I realized the blog was getting stale (sorry about that), but it’s not because I haven’t been busy producing art! I’ve spent the last few months stretching myself in some new directions, and even though this is nominally my record of my work in pen-and-ink, art is often about breaking the rules and trying new things, so here we are.
These pieces were created between May and September of 2018, and are in the order they were drawn. They were derived from photos posted online (not live sittings) of personal friends: Claire, Shelly, Dawne, and Sanazi. Claire’s was a quick sketch I drew to test the new materials I acquired, and I was so pleased with the results that I produced the others in relatively quick succession. (By ‘quick’, I mean over several months, as the time I have to devote to my art is extremely limited at the moment.) Each of them required a fanatical attention to detail, and though I know I didn’t get everything perfect in any particular piece, I’m deeply pleased with aspects of all of them, and I learned a great deal along the way.
I’ll be posting photos of my sculptural work soon – Stay tuned!
This is a piece I was honored to have been invited to create for the Undisclosed 2018 Art Show, a fundraiser to benefit the Toledo School for the Arts. TSA is a non-profit charter institution based in the heart of downtown Toledo that provides a rigorous scholarly curriculum within the context of an arts-intensive environment, and Undisclosed is an annual event that regularly raises over $10,000 for the school. (Disclosure: My daughter is a student.)
The unifying theme from which this piece draws its name is a celebration of the explosion of African American influence on the mainstream pop-culture of America denoted by the release of the film earlier this year. I’m thrilled with many aspects of the end result, notably the depiction of the Black Panther costume; Wakanda as it appeared in one of the original comics; and the roaring panther. I’m also especially happy with some of the abstract elements, such as the five-pointed star-like shape near the bottom, and the factory/tree combination that’s a passing nod to the intricate relationship between our work and our world. The leafy structures near the center are a depiction of the leaves of the Umbrella Thorn Acacia, a plant that’s native to the African savannah in which the mythical nation of Wakanda is placed. (If I’d had more time, I might have spent some extra effort sharpening those up a bit.) It was also great fun creating the ‘Wham! Pow! Oof! Bang!’ bubble, especially considering how often I saw those in the TV shows of my youth.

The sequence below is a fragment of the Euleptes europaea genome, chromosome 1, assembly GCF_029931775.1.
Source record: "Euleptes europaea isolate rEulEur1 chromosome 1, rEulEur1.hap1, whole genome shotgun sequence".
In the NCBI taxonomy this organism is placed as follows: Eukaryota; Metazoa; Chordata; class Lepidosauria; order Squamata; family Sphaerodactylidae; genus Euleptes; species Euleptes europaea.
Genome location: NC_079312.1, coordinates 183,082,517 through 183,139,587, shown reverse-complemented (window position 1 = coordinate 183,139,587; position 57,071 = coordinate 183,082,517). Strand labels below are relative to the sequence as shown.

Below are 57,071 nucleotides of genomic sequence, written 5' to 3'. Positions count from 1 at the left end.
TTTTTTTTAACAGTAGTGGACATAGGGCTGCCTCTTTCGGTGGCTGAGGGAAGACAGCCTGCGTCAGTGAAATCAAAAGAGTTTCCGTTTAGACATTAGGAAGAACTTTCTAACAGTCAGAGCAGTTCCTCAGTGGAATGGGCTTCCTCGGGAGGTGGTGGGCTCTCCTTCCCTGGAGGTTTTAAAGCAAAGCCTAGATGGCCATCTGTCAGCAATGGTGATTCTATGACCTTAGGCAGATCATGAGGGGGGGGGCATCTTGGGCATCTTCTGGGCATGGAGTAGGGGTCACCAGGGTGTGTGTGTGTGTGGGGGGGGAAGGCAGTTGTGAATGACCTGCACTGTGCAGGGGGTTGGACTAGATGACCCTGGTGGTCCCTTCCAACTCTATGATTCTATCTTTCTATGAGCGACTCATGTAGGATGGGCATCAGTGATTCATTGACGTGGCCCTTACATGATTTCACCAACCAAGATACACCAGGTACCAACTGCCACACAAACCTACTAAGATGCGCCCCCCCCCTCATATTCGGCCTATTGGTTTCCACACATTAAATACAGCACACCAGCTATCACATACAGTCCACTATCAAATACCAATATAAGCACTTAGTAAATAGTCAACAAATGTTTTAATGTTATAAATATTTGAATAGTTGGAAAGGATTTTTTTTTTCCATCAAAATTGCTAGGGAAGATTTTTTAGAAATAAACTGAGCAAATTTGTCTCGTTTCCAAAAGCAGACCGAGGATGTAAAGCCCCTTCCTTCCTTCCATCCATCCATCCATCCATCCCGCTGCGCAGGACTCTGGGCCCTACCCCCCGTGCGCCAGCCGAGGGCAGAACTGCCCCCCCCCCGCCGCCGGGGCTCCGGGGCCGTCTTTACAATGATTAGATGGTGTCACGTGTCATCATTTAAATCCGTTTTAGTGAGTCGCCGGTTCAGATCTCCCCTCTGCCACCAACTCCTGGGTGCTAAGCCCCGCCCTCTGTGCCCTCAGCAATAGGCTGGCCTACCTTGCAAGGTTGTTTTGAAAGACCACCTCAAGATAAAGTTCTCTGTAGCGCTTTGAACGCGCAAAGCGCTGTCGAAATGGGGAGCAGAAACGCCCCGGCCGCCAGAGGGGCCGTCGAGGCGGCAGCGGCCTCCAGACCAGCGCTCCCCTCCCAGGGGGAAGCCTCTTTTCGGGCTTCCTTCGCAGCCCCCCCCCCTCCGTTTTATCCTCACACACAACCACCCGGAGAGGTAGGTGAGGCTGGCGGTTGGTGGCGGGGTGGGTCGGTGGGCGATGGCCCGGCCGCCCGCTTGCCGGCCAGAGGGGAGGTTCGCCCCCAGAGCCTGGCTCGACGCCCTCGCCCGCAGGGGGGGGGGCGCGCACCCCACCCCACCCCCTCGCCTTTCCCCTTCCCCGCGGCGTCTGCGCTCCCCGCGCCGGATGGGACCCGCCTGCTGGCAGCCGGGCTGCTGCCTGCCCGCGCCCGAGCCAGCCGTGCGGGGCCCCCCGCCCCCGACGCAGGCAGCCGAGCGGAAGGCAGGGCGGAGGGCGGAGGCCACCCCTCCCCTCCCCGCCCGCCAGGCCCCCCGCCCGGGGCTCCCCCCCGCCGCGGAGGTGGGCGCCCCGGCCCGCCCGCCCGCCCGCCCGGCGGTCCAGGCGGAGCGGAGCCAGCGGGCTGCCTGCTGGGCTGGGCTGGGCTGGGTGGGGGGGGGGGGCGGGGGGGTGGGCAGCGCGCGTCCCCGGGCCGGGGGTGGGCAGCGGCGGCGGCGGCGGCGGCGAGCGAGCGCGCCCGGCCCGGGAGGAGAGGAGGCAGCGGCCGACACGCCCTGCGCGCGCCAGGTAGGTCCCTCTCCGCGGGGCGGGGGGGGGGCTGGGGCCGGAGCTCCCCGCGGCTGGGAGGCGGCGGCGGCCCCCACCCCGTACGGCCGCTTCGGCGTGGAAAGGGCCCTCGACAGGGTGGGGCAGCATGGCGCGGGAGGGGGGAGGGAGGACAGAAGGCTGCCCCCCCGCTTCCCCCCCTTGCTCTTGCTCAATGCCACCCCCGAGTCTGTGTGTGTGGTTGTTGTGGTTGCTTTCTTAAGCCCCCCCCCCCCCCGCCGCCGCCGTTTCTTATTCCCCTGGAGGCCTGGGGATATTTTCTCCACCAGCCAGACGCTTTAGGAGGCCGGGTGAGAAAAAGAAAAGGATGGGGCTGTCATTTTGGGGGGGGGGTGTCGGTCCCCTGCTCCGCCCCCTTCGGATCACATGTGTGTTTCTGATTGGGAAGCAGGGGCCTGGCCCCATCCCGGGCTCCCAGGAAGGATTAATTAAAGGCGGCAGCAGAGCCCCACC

The sharp-eyed viewer will notice this piece is not signed! That’s by design, in accordance with the rules of the show. The event attendees get to choose pieces without knowing by whom they were created until their selections are made and they can see the rear of the piece. Another subtlety is this piece is mounted to a wooden base which allows it to be hung any-side-up, at the discretion of the owner.
This piece is the second in a series on the theme of leaves, which I mostly produced to test the Fudebiyori pens I acquired recently. This one was a lot of work to create, especially as I had to go over most of the white lines twice (and then do the typical back-and-forth cleanup), however I think the end results are solid. I really like the Black Black paper – It’s amazingly uniform in color, especially compared to the Strathmore, which is one of the reasons I left bits of it showing through. I also minimized over-use of the colored pens on this one, to try to preserve more of the sheen of the metallic additives in the ink; that was largely successful. I still haven’t gotten the time to set up high-quality photos of my work with truly accurate colors the way I’d like, but I’m hoping to get that issue resolved soon.
I finally got a chance to do more art! Since I took a position last fall as a consultant for Improving, my evenings have been almost entirely occupied with user’s group meetings and technical events, which has severely constrained my drawing time. My apologies that the blog has gotten stale as a result.